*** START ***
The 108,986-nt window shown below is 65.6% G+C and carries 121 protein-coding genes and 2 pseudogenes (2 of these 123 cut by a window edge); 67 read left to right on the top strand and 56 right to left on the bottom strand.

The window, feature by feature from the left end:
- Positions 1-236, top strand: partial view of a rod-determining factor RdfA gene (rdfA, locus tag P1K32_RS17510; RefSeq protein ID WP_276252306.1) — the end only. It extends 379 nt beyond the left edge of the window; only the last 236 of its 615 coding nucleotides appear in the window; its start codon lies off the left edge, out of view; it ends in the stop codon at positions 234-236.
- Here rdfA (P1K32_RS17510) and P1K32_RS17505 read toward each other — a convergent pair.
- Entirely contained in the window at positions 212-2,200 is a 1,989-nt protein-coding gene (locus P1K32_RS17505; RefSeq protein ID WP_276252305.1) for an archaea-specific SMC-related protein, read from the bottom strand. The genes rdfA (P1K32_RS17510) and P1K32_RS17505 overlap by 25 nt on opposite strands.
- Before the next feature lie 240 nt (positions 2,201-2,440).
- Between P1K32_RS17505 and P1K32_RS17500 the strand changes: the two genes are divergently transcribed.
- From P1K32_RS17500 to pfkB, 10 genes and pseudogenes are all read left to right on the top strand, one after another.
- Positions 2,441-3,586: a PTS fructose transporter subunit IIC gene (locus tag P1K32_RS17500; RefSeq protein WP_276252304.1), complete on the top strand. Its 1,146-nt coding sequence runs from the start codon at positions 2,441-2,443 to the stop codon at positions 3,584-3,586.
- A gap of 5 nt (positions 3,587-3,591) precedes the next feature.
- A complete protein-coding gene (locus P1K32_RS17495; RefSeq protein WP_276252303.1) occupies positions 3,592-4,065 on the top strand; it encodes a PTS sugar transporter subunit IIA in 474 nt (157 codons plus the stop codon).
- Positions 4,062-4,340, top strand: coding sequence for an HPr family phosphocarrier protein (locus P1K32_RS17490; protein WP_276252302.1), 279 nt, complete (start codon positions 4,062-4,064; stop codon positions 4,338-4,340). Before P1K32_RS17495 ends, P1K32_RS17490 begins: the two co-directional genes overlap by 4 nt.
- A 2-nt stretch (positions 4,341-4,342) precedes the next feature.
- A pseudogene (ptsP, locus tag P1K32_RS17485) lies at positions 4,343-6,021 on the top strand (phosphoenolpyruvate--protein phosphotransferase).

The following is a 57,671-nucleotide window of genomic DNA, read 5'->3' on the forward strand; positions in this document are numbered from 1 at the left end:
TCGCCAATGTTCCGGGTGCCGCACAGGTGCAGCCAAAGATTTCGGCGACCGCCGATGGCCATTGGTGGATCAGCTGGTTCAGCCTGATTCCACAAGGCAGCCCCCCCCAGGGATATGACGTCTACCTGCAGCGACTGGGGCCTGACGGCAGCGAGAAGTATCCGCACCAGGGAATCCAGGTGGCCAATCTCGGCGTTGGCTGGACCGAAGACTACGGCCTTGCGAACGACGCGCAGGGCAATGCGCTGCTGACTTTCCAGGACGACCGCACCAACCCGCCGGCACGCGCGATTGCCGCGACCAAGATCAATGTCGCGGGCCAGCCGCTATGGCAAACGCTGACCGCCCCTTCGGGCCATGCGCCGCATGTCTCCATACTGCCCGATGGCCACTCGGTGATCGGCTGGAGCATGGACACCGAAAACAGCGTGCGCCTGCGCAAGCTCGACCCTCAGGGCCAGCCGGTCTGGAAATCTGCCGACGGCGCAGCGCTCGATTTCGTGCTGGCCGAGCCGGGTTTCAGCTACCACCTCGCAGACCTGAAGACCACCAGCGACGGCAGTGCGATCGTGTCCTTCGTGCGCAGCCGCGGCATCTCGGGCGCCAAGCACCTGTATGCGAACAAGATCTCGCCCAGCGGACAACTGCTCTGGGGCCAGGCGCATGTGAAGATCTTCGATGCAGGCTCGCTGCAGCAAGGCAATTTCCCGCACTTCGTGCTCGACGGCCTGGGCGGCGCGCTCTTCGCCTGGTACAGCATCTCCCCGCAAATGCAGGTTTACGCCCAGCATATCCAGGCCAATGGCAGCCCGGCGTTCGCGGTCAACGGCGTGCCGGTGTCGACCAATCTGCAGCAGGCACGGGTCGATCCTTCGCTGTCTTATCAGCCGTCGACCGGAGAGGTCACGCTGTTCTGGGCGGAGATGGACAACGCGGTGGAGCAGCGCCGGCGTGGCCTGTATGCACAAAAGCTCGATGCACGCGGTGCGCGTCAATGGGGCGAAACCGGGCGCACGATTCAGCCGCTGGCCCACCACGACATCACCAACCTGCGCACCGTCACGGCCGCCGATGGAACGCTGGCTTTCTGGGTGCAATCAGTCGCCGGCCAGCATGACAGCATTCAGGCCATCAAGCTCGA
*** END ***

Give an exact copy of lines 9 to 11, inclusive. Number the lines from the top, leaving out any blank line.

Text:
- Positions 2,441-3,586: a PTS fructose transporter subunit IIC gene (locus tag P1K32_RS17500; RefSeq protein WP_276252304.1), complete on the top strand. Its 1,146-nt coding sequence runs from the start codon at positions 2,441-2,443 to the stop codon at positions 3,584-3,586.
- A gap of 5 nt (positions 3,587-3,591) precedes the next feature.
- A complete protein-coding gene (locus P1K32_RS17495; RefSeq protein WP_276252303.1) occupies positions 3,592-4,065 on the top strand; it encodes a PTS sugar transporter subunit IIA in 474 nt (157 codons plus the stop codon).